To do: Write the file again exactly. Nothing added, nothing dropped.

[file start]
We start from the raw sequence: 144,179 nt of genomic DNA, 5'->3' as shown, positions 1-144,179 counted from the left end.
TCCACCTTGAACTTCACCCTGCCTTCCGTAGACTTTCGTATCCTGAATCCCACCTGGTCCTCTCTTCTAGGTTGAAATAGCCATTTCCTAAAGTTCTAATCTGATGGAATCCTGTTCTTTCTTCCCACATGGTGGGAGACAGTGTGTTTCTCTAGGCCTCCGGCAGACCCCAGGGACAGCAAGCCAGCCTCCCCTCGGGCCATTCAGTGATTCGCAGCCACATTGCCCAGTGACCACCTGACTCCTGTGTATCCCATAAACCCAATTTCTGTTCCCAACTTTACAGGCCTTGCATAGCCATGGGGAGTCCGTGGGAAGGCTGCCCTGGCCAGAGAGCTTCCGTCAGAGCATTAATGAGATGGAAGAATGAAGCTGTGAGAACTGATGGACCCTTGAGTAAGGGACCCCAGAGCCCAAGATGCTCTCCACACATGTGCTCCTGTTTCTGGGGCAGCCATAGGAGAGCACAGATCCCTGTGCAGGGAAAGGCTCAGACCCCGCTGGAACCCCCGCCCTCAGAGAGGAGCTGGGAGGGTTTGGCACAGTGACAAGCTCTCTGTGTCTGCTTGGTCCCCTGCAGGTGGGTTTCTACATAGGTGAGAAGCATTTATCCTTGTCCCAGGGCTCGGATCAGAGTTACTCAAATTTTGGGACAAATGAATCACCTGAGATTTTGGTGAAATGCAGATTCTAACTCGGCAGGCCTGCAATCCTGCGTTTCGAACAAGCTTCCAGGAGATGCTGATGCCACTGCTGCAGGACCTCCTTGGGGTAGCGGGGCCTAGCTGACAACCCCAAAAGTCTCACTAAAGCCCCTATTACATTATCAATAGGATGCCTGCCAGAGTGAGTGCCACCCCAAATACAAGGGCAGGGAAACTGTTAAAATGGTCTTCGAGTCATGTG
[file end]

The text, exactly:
We start from the raw sequence: 144,179 nt of genomic DNA, 5'->3' as shown, positions 1-144,179 counted from the left end.
TCCACCTTGAACTTCACCCTGCCTTCCGTAGACTTTCGTATCCTGAATCCCACCTGGTCCTCTCTTCTAGGTTGAAATAGCCATTTCCTAAAGTTCTAATCTGATGGAATCCTGTTCTTTCTTCCCACATGGTGGGAGACAGTGTGTTTCTCTAGGCCTCCGGCAGACCCCAGGGACAGCAAGCCAGCCTCCCCTCGGGCCATTCAGTGATTCGCAGCCACATTGCCCAGTGACCACCTGACTCCTGTGTATCCCATAAACCCAATTTCTGTTCCCAACTTTACAGGCCTTGCATAGCCATGGGGAGTCCGTGGGAAGGCTGCCCTGGCCAGAGAGCTTCCGTCAGAGCATTAATGAGATGGAAGAATGAAGCTGTGAGAACTGATGGACCCTTGAGTAAGGGACCCCAGAGCCCAAGATGCTCTCCACACATGTGCTCCTGTTTCTGGGGCAGCCATAGGAGAGCACAGATCCCTGTGCAGGGAAAGGCTCAGACCCCGCTGGAACCCCCGCCCTCAGAGAGGAGCTGGGAGGGTTTGGCACAGTGACAAGCTCTCTGTGTCTGCTTGGTCCCCTGCAGGTGGGTTTCTACATAGGTGAGAAGCATTTATCCTTGTCCCAGGGCTCGGATCAGAGTTACTCAAATTTTGGGACAAATGAATCACCTGAGATTTTGGTGAAATGCAGATTCTAACTCGGCAGGCCTGCAATCCTGCGTTTCGAACAAGCTTCCAGGAGATGCTGATGCCACTGCTGCAGGACCTCCTTGGGGTAGCGGGGCCTAGCTGACAACCCCAAAAGTCTCACTAAAGCCCCTATTACATTATCAATAGGATGCCTGCCAGAGTGAGTGCCACCCCAAATACAAGGGCAGGGAAACTGTTAAAATGGTCTTCGAGTCATGTG